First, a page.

Cultural Differences: Sleeping

There is a phrase everyone should know when they are traveling abroad: “It’s not wrong, it’s different.”  That because when going to another culture, some things will seem so very out of place, and sometimes just plain wrong.  While some things are actually wrong, others are really just a matter of custom, even if they seem incredibly unreasonable.  The Word of God is super helpful at determining the two.

This post is an effort to help explain what it is like to be in a very different place like Madagascar.  I’ll give one example with a story.

I had been in Madagascar for two weeks when I got the chance to go on a trip to the small town of Betioky to share the gospel, and I went with about thirty other Malagasy people.  We didn’t have money for a hotel, but the town let us stay in two classrooms at the school since their classes were on holiday.  So the first night, I went to the classroom where I and about fifteen other men were going to be spending the night.  All the seats had been removed from the classroom, so the whole floor was available as sleeping space.  I had prepared myself mentally for spending the night on the cement floor, and when I got in the room, I found a nice cozy unclaimed corner-spot.  I got my blanket out and had my fleece jacket arranged nicely as a pillow.

But there was one thing I did not understand.  From my perspective, things should have looked something like this in the room:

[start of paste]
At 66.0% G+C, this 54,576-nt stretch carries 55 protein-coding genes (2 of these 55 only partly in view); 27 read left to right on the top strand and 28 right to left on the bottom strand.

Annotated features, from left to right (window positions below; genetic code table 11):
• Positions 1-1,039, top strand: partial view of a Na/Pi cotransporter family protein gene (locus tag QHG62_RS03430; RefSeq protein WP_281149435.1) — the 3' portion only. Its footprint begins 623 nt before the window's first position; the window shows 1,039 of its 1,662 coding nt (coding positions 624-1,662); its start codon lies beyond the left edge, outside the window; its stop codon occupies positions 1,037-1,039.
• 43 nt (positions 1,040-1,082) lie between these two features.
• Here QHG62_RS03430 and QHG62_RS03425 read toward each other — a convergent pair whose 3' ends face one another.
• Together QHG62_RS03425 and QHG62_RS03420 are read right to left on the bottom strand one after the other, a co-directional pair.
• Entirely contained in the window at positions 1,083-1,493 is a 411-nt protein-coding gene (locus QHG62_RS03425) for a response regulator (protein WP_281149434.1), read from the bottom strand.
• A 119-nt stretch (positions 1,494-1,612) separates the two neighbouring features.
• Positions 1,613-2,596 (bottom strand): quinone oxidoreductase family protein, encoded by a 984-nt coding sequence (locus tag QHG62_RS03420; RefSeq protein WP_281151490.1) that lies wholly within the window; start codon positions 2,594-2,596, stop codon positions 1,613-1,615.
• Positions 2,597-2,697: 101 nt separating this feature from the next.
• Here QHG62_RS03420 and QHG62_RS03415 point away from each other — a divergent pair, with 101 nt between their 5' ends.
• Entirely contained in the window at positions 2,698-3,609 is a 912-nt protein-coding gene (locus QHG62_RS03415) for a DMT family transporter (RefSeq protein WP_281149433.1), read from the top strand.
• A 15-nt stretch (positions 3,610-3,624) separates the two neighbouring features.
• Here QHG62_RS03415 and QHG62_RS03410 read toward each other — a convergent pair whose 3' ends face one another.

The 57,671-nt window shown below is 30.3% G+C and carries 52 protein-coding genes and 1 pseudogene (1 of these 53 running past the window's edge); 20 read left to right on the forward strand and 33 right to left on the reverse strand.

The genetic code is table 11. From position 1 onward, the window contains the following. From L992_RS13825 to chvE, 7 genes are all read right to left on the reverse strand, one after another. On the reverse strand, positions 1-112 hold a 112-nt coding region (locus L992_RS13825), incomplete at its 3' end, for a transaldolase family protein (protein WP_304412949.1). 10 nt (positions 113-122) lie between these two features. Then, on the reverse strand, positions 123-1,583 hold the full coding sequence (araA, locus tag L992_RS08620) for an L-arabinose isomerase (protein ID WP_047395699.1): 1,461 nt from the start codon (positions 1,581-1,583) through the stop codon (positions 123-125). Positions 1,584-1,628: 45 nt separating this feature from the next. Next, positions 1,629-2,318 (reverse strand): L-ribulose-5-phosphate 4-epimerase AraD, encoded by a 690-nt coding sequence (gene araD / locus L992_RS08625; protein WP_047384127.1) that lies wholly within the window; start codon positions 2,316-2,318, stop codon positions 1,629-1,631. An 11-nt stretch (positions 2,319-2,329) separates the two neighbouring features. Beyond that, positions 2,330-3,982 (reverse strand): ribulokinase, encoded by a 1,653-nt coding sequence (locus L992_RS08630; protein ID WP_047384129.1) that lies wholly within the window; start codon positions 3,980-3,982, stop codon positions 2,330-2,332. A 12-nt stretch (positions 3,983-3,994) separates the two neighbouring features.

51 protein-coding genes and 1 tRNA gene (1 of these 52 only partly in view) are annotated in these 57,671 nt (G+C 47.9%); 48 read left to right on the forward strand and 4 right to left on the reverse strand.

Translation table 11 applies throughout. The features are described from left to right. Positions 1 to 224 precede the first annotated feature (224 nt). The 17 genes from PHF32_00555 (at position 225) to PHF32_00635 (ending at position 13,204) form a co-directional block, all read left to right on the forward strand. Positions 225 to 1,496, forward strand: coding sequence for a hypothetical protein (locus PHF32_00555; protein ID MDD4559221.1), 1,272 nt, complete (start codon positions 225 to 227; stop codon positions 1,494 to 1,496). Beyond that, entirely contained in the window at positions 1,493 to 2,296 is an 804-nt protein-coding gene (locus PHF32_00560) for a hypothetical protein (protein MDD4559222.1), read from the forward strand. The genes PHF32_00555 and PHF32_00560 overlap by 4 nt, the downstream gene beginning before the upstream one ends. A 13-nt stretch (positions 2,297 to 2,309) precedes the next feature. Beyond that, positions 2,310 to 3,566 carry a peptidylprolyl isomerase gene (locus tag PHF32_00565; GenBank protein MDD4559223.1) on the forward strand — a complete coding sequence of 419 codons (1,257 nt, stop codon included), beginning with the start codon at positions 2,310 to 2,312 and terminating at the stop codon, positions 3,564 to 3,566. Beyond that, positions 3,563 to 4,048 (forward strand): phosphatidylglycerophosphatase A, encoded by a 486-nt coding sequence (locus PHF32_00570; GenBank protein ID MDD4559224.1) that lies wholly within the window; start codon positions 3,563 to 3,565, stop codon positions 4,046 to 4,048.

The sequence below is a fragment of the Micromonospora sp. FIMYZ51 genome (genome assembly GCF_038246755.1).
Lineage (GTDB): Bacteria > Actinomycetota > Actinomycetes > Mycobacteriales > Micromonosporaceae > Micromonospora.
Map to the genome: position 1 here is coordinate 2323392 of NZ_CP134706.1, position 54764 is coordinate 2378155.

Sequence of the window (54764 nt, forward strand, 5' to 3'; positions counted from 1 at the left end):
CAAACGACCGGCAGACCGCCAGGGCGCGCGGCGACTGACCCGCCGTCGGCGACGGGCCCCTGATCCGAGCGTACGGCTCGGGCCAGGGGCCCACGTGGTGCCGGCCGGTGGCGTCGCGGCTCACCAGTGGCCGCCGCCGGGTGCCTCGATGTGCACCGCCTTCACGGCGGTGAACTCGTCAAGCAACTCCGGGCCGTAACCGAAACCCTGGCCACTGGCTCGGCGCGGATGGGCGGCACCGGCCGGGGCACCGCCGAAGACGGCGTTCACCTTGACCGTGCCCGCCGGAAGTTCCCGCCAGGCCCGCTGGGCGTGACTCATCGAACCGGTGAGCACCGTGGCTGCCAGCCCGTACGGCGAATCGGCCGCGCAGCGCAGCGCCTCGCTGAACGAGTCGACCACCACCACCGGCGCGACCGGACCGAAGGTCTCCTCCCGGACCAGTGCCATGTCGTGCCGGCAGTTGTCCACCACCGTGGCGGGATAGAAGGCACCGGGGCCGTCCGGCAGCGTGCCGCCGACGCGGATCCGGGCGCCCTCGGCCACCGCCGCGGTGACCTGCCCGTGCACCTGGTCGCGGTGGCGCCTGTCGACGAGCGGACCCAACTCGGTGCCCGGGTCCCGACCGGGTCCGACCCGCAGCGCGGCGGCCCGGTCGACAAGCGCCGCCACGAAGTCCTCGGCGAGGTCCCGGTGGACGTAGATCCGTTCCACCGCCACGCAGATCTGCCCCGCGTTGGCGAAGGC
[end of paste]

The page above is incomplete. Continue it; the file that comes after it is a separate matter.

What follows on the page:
All sleeping peacefully

But then I heard a voice, and turning around, I realized that things looked like this…

"It's not wrong, it's different. It's not wrong, it's different. It's not wrong, it...

Why in the world would I want to sleep all isolated in the corner as though I thought they were all gross and dirty?  Why wouldn’t I be thrilled that Victor and Crescend had saved me a spot between them on a 4 ft. x 6 ft. straw mat?  Isn’t it much easier to sleep shoulder to shoulder instead of cold and alone?

I reluctantly picked up my blanket and my fleece-jacket-pillow, and got into their nice little sleeping arrangement.  It took me a while to get to sleep.

I think this would strike some Americans as odd.  So might the fact that, on a recent trip to the capital Antananarivo, the Bishop was assigned a twin bed to share with his Malagasy translator.

In Pierre’s house there are five people using one bunk bed and a double.  Either he and his wife or his two sons are sharing a spot on the bunk bed.

A part of all this might also stem from the fact that many other cultures outside the United States practice cosleeping (that’s an official anthropology term, not one I made up) which is where newborn babies sleep in the bed with their mother and keep sleeping there until another baby is born, at which point the older child might move to another bed in the room.  Often at that point, the father might move to the bed with the older child so that child does not have to sleep alone.  This is especially helpful for newborns because it lets the baby breastfeed whenever it needs to and the mother often barely wakes up or perhaps does not wake up at all.  You might think that is strange and backward.  They would call you a cruel and unloving parent since you try to force your child to sleep in their own bed and (gasp!) in their own room.  They would wonder why you don’t like your baby.

Maybe all these things seem totally normal to you.  If not, just remember: it’s not wrong, it’s different.

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